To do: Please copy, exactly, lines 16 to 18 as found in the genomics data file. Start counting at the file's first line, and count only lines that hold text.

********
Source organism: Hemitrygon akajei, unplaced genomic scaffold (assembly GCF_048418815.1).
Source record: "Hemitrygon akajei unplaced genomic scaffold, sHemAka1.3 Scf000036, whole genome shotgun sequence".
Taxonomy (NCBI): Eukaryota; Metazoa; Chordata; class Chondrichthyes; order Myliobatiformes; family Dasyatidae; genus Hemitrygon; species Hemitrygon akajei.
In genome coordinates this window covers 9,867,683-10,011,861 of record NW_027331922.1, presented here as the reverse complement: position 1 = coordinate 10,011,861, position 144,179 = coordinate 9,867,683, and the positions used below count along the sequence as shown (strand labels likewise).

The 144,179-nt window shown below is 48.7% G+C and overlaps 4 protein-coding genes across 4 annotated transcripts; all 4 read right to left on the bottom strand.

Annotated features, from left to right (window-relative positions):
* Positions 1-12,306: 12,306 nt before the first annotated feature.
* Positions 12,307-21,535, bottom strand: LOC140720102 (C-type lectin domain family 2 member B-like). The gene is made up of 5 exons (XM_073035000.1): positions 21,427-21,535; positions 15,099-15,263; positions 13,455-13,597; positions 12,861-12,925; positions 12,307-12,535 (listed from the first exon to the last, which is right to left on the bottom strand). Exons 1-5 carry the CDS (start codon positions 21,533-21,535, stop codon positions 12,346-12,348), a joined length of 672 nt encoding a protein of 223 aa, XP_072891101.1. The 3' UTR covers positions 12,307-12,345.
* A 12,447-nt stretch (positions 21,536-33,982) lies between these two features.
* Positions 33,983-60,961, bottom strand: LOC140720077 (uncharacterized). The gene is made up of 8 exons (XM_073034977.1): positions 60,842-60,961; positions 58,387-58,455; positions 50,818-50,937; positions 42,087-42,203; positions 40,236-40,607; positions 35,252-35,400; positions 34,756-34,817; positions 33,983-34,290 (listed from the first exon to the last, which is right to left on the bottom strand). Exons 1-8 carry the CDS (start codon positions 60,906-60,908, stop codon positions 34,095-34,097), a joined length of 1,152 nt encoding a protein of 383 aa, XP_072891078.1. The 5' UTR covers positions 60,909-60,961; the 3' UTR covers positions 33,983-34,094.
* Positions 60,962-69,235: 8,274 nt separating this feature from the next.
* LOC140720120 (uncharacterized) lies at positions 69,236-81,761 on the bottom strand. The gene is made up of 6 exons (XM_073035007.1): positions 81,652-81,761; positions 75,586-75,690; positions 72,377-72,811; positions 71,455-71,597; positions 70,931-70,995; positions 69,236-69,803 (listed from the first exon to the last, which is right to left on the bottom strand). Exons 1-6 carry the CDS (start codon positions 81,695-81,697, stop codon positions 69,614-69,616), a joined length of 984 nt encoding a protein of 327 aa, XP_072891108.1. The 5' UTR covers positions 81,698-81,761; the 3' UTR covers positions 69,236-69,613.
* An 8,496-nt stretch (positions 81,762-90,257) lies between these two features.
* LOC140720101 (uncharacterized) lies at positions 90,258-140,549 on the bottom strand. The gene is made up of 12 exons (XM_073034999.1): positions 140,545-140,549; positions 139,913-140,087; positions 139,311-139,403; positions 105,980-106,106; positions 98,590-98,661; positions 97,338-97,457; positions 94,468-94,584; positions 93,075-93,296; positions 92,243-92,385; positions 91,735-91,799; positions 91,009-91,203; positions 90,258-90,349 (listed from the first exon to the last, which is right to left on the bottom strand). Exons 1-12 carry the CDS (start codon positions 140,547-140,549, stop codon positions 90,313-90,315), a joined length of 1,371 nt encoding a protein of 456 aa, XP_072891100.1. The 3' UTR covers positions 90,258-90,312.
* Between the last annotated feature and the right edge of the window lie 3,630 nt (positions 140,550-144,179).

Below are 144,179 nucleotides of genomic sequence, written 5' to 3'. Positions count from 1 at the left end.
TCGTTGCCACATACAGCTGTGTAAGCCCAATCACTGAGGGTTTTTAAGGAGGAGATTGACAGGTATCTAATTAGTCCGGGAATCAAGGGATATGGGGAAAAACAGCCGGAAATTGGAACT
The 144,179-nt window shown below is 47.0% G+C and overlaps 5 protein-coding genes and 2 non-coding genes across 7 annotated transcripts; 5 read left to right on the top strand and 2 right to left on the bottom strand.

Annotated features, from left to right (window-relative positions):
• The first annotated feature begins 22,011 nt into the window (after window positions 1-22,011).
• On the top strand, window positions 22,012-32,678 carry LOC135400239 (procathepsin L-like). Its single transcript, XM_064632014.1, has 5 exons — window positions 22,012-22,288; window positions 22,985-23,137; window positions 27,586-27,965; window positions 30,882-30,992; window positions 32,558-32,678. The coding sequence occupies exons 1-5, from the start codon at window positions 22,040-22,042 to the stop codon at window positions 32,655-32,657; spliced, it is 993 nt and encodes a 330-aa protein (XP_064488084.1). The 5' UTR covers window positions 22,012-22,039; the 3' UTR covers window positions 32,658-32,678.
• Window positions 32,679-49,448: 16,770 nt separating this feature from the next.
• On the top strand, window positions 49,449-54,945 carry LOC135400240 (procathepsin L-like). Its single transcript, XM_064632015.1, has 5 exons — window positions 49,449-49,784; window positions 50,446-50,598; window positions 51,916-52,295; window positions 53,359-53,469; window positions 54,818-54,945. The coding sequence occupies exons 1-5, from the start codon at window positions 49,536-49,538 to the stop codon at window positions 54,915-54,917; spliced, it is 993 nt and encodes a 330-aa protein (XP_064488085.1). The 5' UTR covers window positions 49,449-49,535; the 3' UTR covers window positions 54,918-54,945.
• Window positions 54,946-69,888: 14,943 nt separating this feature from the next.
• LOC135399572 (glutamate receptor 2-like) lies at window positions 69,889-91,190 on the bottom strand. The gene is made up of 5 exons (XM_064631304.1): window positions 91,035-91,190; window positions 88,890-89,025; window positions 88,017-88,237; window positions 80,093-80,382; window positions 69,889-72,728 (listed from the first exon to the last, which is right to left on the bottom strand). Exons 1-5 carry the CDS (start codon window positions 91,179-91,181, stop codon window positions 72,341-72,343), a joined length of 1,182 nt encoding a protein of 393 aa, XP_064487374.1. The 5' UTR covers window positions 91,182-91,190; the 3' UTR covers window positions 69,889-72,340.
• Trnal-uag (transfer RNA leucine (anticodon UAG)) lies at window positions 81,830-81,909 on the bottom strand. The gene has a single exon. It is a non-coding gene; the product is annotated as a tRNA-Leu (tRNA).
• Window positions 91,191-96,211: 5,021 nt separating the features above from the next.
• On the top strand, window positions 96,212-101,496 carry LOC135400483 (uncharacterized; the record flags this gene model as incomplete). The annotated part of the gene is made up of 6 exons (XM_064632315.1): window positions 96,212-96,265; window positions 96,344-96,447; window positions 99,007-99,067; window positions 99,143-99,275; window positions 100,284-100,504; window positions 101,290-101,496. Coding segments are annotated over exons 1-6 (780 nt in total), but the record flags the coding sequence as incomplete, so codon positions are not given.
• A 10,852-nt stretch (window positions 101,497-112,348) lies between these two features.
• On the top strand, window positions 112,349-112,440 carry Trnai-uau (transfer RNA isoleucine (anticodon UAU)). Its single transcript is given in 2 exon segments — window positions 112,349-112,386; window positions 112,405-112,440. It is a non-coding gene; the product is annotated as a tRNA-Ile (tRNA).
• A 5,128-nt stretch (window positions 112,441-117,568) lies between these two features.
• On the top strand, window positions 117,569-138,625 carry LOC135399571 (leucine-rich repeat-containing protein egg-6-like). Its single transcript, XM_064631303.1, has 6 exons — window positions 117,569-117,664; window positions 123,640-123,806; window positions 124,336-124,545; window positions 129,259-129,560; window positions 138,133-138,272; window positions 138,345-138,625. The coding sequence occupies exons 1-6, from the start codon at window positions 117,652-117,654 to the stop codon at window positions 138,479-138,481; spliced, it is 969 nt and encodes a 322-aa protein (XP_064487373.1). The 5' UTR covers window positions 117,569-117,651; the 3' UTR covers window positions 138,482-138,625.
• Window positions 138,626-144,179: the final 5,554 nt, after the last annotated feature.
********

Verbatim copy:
Below are 144,179 nucleotides of genomic sequence, written 5' to 3'. Positions count from 1 at the left end.
TCGTTGCCACATACAGCTGTGTAAGCCCAATCACTGAGGGTTTTTAAGGAGGAGATTGACAGGTATCTAATTAGTCCGGGAATCAAGGGATATGGGGAAAAACAGCCGGAAATTGGAACT
The 144,179-nt window shown below is 47.0% G+C and overlaps 5 protein-coding genes and 2 non-coding genes across 7 annotated transcripts; 5 read left to right on the top strand and 2 right to left on the bottom strand.